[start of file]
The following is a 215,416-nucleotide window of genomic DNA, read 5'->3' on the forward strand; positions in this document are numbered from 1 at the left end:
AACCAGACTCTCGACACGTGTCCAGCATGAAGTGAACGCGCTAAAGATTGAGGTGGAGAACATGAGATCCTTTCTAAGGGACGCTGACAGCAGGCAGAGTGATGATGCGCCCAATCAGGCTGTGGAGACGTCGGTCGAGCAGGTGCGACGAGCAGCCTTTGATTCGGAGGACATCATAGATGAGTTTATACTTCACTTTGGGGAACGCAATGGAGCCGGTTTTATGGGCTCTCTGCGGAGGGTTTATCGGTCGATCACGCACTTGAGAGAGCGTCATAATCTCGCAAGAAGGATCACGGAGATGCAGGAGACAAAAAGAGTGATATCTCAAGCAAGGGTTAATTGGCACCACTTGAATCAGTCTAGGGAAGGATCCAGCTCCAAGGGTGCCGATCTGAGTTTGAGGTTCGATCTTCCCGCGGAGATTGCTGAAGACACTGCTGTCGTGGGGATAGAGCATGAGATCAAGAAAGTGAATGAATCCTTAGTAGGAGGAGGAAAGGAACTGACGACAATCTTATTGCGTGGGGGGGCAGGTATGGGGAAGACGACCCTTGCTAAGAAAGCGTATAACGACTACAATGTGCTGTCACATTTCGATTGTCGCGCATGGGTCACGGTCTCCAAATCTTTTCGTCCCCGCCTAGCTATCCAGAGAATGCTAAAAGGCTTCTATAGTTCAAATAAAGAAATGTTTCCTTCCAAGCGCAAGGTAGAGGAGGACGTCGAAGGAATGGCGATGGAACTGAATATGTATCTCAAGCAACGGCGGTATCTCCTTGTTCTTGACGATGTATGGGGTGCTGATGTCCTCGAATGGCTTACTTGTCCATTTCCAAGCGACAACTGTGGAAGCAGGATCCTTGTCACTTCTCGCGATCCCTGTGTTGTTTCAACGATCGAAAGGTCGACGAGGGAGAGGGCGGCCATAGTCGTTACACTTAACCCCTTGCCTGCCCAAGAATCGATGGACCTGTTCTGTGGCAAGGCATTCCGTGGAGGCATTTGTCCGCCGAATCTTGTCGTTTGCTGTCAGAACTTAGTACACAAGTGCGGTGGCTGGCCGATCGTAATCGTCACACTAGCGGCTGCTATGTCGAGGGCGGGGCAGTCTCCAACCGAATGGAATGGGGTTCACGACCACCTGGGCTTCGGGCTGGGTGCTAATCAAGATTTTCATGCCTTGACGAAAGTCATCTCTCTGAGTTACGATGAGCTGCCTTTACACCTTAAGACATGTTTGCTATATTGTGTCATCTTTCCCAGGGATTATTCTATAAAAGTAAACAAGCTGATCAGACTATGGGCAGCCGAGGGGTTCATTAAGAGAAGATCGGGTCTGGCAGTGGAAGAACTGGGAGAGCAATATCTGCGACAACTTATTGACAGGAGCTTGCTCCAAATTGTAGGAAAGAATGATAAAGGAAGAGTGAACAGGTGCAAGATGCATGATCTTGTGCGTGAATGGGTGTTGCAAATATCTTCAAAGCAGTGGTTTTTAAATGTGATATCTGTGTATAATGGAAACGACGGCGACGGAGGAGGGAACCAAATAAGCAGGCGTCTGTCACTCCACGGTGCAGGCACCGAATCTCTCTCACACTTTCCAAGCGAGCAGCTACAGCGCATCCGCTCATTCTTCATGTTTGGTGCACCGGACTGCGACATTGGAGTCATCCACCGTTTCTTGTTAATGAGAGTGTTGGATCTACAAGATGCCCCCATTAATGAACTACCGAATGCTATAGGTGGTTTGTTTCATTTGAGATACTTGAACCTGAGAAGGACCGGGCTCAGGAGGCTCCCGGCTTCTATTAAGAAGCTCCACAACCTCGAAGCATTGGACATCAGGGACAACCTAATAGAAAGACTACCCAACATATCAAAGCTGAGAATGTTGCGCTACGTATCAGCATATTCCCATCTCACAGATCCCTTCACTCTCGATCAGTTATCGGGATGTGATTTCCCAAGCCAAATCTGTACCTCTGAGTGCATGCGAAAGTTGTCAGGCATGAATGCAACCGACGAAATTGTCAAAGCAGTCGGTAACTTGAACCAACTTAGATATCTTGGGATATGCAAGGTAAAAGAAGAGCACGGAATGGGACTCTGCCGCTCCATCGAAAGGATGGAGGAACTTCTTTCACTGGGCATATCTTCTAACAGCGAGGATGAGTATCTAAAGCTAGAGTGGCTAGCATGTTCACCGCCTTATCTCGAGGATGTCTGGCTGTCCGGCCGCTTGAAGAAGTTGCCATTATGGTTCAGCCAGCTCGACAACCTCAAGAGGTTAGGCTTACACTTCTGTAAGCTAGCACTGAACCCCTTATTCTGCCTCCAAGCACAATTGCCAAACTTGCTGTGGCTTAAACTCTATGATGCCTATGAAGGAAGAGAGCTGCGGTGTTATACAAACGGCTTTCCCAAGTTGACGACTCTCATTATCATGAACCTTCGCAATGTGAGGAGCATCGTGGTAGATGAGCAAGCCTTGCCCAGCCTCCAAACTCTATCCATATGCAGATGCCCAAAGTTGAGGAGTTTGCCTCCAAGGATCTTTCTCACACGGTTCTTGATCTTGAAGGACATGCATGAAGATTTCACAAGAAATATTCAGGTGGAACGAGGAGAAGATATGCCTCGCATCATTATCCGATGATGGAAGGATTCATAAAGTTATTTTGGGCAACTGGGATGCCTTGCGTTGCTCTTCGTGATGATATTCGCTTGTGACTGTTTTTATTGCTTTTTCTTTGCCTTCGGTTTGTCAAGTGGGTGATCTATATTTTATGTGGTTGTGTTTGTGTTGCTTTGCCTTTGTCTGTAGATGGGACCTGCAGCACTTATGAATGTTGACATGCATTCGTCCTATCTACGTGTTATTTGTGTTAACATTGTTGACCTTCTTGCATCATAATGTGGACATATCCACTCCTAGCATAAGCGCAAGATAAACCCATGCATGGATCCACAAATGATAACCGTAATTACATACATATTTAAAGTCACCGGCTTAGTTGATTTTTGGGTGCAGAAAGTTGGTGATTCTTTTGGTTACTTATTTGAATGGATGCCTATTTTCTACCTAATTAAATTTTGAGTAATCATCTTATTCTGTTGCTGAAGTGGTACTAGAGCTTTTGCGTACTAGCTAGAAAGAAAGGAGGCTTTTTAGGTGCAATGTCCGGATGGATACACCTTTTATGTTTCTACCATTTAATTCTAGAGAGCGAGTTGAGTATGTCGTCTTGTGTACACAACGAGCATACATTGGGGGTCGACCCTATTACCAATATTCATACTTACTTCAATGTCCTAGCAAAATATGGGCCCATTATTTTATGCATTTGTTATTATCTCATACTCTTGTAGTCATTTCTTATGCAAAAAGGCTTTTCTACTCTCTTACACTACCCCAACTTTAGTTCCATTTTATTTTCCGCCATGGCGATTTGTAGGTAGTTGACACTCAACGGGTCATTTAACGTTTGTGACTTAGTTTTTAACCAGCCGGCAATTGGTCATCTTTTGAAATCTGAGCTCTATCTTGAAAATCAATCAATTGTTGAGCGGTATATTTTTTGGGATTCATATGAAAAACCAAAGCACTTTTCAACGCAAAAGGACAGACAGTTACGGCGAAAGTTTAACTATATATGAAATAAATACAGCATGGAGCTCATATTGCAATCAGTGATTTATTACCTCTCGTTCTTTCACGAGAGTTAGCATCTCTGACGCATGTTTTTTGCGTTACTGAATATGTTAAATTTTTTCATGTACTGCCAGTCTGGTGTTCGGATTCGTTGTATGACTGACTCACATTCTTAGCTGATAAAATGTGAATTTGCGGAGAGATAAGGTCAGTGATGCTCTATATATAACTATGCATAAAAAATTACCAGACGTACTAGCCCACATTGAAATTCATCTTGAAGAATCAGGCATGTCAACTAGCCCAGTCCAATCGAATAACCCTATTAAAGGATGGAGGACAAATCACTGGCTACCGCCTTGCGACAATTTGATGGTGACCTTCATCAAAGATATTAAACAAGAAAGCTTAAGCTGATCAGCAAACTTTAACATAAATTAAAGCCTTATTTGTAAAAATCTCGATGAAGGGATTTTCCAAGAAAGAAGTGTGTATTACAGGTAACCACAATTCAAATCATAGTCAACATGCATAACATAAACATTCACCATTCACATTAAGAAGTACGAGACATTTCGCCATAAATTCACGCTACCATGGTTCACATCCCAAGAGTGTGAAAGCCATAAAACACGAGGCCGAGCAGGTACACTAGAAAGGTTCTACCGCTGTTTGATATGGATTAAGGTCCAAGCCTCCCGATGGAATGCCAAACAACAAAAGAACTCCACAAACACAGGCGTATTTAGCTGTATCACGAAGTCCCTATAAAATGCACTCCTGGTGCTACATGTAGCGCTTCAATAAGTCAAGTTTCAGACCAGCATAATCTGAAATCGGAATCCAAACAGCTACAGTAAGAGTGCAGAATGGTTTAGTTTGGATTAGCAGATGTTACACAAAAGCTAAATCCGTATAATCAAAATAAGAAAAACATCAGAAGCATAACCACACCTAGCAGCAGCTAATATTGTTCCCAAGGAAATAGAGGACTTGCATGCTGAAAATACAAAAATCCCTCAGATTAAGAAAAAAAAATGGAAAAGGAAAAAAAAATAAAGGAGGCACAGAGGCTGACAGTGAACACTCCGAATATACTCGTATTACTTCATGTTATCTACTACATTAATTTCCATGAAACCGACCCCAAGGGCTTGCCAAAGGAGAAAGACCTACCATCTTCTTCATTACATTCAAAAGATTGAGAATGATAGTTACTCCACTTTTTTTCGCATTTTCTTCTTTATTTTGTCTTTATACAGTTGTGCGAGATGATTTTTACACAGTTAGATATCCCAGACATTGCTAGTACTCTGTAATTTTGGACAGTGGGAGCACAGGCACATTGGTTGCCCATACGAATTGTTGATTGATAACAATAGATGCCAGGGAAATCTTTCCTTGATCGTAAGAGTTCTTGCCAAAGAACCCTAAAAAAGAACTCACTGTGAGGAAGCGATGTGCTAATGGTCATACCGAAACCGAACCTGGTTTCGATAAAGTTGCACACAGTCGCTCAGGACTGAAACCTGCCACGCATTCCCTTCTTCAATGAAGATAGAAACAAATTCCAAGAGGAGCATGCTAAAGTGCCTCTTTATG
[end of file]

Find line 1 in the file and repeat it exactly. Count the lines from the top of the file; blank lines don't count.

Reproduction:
The following is a 215,416-nucleotide window of genomic DNA, read 5'->3' on the forward strand; positions in this document are numbered from 1 at the left end: